Doctor's Note

Here are some newer videos on the health benefits of blueberries:
How to Slow Brain Aging by Two Years
Boosting Natural Killer Cell Activity
Best Berries
Dietary Treatment of Glaucoma

Please feel free to post any ask-the-doctor type questions here in the comments section and I’d be happy to try to answer them. And check out the other videos on brain health. Also, there are 1,686 other subjects covered in the rest of my videos--please feel free to explore them as well!

For some context, please check out my associated blog posts: Alzheimer's Disease: Up to half of cases potentially preventableNatural Alzheimer’s Treatment, and Raspberries Reverse Precancerous Lesions

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  • Michael Greger M.D.

    Please feel free to post any ask-the-doctor type questions here in the comments section and I’d be happy to try to answer them. And check out the other videos on brain health. Also, there are 1,449 other subjects covered in the rest of my videos–please feel free to explore them as well!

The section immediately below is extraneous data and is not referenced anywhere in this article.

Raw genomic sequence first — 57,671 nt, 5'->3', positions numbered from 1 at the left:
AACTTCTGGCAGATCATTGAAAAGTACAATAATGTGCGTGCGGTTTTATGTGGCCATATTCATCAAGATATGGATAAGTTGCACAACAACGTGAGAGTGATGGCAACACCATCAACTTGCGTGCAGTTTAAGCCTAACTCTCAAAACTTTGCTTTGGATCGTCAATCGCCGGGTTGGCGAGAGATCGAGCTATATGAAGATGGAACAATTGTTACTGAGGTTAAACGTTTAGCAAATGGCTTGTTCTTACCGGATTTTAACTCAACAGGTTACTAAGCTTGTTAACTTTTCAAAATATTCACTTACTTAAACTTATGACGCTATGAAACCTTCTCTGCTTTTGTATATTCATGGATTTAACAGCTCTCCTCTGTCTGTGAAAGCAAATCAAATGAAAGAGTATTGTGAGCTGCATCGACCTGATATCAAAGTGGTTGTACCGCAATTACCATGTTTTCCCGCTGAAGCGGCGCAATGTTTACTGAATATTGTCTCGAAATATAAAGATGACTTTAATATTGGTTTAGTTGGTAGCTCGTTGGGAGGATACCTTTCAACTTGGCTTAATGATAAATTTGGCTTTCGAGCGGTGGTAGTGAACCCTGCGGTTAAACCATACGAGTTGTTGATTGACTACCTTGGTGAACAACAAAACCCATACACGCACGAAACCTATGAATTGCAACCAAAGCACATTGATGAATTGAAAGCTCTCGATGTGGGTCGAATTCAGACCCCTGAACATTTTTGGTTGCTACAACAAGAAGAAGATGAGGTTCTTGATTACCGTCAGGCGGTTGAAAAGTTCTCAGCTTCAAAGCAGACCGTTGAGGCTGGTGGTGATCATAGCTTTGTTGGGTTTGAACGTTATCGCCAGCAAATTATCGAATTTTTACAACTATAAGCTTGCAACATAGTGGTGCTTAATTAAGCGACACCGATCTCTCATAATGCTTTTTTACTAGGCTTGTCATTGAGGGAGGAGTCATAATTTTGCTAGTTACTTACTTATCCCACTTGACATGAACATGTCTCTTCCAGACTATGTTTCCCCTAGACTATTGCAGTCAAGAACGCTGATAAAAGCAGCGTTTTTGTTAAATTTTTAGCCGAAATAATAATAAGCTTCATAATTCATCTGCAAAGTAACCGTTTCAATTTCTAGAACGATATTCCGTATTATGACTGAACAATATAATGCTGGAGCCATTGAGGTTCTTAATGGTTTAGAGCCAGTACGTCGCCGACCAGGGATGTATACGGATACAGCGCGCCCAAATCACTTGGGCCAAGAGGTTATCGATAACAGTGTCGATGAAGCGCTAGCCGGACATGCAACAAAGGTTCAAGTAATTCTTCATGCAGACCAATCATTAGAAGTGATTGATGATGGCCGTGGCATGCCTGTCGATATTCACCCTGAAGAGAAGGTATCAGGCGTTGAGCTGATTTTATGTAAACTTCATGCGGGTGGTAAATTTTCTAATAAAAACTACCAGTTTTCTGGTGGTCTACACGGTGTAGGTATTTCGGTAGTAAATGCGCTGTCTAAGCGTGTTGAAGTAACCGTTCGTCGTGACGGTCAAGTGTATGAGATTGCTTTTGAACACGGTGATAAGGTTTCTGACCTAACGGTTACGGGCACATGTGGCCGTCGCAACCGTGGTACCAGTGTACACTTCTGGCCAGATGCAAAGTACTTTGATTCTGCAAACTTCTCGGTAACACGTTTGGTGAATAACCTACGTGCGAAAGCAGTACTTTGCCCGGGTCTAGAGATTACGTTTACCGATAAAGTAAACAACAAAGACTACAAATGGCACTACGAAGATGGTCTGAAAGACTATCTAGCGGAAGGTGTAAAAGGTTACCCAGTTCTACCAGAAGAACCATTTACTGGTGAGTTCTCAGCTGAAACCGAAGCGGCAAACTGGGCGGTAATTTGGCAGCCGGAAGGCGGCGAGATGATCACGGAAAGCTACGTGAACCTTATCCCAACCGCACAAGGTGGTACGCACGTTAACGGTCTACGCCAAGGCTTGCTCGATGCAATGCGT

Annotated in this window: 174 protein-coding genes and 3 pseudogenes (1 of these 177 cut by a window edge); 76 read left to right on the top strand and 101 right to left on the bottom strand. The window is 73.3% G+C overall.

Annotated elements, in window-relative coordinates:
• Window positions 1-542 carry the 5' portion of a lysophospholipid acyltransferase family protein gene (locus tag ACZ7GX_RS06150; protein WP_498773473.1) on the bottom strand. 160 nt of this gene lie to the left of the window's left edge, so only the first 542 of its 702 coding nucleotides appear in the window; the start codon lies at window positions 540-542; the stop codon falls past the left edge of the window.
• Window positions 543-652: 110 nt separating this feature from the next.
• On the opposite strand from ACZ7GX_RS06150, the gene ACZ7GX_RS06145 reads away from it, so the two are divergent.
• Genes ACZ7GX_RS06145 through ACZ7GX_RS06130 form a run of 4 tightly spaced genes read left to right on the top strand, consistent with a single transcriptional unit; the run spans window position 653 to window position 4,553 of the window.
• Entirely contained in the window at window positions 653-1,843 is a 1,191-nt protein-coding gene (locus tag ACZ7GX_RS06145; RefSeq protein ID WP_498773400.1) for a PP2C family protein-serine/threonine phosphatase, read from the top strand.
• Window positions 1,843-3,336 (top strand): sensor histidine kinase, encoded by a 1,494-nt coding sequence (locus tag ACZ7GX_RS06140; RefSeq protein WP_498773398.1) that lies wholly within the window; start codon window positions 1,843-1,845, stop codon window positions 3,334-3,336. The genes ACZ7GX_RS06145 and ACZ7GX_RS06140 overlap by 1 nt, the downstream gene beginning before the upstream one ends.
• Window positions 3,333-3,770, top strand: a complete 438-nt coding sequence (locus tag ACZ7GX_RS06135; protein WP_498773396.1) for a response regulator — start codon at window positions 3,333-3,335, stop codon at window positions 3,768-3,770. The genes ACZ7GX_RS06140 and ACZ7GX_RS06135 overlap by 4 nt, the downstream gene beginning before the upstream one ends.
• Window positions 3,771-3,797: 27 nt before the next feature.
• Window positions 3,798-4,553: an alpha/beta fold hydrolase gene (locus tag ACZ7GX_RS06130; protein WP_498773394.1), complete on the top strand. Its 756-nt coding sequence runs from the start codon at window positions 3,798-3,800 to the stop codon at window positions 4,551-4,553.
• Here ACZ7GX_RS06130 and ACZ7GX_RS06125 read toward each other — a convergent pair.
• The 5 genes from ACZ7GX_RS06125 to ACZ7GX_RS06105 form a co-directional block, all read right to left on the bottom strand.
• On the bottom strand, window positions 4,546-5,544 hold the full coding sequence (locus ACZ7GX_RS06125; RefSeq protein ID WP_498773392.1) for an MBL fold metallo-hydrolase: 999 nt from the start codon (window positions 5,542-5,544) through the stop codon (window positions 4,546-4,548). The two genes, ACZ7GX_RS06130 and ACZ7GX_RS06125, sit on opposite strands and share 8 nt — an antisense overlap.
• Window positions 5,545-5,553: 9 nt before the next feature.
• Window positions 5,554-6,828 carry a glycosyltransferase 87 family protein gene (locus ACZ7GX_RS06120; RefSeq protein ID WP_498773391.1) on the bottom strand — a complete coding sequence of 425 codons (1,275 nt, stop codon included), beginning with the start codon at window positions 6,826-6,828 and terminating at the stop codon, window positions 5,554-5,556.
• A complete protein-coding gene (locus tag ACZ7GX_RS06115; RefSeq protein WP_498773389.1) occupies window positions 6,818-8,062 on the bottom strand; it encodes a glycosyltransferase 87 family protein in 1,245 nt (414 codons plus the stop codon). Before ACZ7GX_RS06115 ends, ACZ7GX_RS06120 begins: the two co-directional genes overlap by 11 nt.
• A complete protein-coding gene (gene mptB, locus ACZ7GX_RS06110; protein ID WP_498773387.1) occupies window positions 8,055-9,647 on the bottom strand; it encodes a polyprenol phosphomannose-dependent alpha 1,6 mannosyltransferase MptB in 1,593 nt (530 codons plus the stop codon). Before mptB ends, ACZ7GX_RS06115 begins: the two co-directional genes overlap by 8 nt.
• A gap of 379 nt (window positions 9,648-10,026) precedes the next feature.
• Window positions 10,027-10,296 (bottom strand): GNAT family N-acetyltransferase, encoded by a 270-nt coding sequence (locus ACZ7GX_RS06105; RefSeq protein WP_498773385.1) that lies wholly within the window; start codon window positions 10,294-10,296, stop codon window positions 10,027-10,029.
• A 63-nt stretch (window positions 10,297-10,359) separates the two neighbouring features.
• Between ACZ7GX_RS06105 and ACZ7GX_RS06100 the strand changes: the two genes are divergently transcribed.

• JohnSwallow

    Dear Dr. Greger: I’ve been eating fresh/dried or frozen blueberries daily, often at least 2x a day, since learning they improve memory in older adults, thanks to your LCN Vol. 5. I’ve eaten blueberries regularly for most of a decade, since learning of the USDA/Tufts Univ. study of 40 fruits & veggies.
    What are optimal quantities? Since sleep is primarily for the brain to process events/thoughts of the day, would eating them again 2-3 hours before bed be wise, since they would be digested coincident with sleep?
    I’ve been taking Fish Oil 2-9 grams (now 2 x 2 times a day) and 1 tbsp. Flaxseed Oil for a decade (now 2 tbsp. Flaxseeds themselves at breakfast). Would these combine with blueberries to further optimize brain health??